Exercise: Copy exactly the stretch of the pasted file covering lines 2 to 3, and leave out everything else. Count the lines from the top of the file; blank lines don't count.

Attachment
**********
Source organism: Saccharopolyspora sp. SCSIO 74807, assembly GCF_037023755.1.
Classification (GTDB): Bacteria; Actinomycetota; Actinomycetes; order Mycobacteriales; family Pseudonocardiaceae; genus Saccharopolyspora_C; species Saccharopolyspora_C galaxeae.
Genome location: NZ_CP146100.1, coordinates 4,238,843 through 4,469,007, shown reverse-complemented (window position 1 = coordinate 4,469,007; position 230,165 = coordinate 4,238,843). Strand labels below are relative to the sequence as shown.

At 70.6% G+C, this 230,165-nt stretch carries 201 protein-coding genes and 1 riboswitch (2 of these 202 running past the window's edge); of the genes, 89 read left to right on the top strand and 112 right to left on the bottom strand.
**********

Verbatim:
Classification (GTDB): Bacteria; Actinomycetota; Actinomycetes; order Mycobacteriales; family Pseudonocardiaceae; genus Saccharopolyspora_C; species Saccharopolyspora_C galaxeae.
Genome location: NZ_CP146100.1, coordinates 4,238,843 through 4,469,007, shown reverse-complemented (window position 1 = coordinate 4,469,007; position 230,165 = coordinate 4,238,843). Strand labels below are relative to the sequence as shown.